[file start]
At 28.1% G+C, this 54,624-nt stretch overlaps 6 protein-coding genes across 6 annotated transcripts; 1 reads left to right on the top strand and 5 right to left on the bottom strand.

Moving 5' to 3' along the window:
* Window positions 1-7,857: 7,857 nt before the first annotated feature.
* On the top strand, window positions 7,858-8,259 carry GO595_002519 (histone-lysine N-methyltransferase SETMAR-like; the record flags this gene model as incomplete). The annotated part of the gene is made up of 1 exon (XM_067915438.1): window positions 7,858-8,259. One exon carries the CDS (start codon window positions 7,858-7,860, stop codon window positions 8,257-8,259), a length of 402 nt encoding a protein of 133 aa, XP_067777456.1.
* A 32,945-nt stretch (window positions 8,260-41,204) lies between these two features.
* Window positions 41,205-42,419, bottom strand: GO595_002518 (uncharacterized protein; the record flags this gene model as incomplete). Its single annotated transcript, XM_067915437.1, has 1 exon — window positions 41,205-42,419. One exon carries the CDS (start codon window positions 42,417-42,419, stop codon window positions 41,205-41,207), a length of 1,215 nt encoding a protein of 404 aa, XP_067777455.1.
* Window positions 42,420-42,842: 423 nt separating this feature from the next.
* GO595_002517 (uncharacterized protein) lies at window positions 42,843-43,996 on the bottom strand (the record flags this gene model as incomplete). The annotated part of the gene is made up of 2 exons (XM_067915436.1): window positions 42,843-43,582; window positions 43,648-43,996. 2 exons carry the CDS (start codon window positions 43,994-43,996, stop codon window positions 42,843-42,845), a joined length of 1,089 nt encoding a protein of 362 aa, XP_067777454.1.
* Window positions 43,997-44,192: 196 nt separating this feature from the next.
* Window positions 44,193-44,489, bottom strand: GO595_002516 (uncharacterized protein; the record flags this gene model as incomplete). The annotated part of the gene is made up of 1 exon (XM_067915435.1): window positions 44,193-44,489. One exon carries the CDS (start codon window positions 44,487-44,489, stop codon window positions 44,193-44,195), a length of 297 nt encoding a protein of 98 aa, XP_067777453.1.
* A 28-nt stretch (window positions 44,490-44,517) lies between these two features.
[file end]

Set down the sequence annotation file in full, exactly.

At 28.1% G+C, this 54,624-nt stretch overlaps 6 protein-coding genes across 6 annotated transcripts; 1 reads left to right on the top strand and 5 right to left on the bottom strand.

Moving 5' to 3' along the window:
* Window positions 1-7,857: 7,857 nt before the first annotated feature.
* On the top strand, window positions 7,858-8,259 carry GO595_002519 (histone-lysine N-methyltransferase SETMAR-like; the record flags this gene model as incomplete). The annotated part of the gene is made up of 1 exon (XM_067915438.1): window positions 7,858-8,259. One exon carries the CDS (start codon window positions 7,858-7,860, stop codon window positions 8,257-8,259), a length of 402 nt encoding a protein of 133 aa, XP_067777456.1.
* A 32,945-nt stretch (window positions 8,260-41,204) lies between these two features.
* Window positions 41,205-42,419, bottom strand: GO595_002518 (uncharacterized protein; the record flags this gene model as incomplete). Its single annotated transcript, XM_067915437.1, has 1 exon — window positions 41,205-42,419. One exon carries the CDS (start codon window positions 42,417-42,419, stop codon window positions 41,205-41,207), a length of 1,215 nt encoding a protein of 404 aa, XP_067777455.1.
* Window positions 42,420-42,842: 423 nt separating this feature from the next.
* GO595_002517 (uncharacterized protein) lies at window positions 42,843-43,996 on the bottom strand (the record flags this gene model as incomplete). The annotated part of the gene is made up of 2 exons (XM_067915436.1): window positions 42,843-43,582; window positions 43,648-43,996. 2 exons carry the CDS (start codon window positions 43,994-43,996, stop codon window positions 42,843-42,845), a joined length of 1,089 nt encoding a protein of 362 aa, XP_067777454.1.
* Window positions 43,997-44,192: 196 nt separating this feature from the next.
* Window positions 44,193-44,489, bottom strand: GO595_002516 (uncharacterized protein; the record flags this gene model as incomplete). The annotated part of the gene is made up of 1 exon (XM_067915435.1): window positions 44,193-44,489. One exon carries the CDS (start codon window positions 44,487-44,489, stop codon window positions 44,193-44,195), a length of 297 nt encoding a protein of 98 aa, XP_067777453.1.
* A 28-nt stretch (window positions 44,490-44,517) lies between these two features.